New research by Brunel University in London could help British nuclear tests veterans and their descendants, according to leading campaigner and test veteran Doug Hern.
Money was made available for the research by the Government allocating cash from the Libor Fund, made up of the proceeds from fines handed to banks for manipulating the Libor inter-bank lending rate.
The research will focus on the translocation of genes – an abnormality in genetic make-up and look at whether that abnormality was triggered by nuclear tests.
Doug said: “It’s not just the veterans who were affected by the tests, we have got great grandchildren who are affected.”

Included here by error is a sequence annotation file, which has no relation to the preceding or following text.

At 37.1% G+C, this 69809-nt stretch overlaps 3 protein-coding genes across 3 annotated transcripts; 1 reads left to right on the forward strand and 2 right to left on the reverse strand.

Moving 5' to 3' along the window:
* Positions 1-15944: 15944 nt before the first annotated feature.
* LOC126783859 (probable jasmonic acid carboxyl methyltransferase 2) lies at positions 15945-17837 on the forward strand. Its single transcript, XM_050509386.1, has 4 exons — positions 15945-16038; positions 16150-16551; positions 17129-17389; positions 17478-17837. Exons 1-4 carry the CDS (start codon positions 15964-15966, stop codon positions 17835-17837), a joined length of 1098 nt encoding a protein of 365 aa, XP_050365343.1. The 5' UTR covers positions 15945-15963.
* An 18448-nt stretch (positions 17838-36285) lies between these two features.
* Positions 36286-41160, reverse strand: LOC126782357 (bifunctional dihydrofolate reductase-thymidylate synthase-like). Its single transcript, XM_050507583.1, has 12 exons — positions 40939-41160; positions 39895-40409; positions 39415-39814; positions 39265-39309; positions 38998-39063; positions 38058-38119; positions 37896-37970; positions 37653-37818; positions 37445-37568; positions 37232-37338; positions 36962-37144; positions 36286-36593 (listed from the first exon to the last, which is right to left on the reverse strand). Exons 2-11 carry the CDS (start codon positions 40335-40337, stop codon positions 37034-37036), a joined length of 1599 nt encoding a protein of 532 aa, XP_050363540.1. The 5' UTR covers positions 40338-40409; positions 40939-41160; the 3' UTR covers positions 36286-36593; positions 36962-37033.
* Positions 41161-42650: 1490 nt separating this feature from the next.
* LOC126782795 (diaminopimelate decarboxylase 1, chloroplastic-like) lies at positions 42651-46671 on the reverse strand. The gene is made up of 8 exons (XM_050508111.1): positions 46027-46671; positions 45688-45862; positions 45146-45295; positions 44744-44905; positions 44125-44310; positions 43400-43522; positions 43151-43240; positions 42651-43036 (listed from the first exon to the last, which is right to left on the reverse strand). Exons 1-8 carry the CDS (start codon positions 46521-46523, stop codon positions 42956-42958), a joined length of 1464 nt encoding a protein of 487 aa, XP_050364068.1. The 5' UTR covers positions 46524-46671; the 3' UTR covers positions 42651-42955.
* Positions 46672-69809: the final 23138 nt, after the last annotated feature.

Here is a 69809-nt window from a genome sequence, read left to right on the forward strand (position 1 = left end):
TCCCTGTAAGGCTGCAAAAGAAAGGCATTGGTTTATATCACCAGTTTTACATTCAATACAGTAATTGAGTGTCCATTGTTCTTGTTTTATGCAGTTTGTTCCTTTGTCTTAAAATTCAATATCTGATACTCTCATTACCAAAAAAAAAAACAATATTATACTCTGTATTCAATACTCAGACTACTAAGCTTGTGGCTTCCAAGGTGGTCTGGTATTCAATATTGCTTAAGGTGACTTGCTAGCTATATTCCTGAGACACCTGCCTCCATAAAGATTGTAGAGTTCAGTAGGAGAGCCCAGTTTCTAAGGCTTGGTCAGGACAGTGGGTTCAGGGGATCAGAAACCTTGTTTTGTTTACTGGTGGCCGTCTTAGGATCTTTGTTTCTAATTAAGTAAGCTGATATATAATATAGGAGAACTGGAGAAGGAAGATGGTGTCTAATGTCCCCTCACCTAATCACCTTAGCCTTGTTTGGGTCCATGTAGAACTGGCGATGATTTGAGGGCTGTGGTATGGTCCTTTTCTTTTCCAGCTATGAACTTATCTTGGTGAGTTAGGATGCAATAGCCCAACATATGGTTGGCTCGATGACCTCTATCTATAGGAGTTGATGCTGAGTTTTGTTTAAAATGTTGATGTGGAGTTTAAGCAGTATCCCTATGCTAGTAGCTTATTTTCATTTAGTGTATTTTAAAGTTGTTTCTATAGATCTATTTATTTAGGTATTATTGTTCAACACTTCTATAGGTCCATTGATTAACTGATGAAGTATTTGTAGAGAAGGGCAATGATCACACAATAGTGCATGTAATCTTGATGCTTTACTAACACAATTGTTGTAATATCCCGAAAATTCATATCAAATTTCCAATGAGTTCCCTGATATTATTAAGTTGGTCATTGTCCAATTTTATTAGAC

He and wife Sandie, who live in Moulton, are at the forefront of campaigning for British nuclear test veterans through the British Nuclear Test Veterans Association and for the wider nuclear community.
Research is also being conducted at the University of Southampton.
Doug said funding for the studies was made possible by the efforts of South Holland and the Deepings MP John Hayes, who gave advice to former prime minister David Cameron.
The campaigner says it’s likely veterans were exposed to three types of radiation.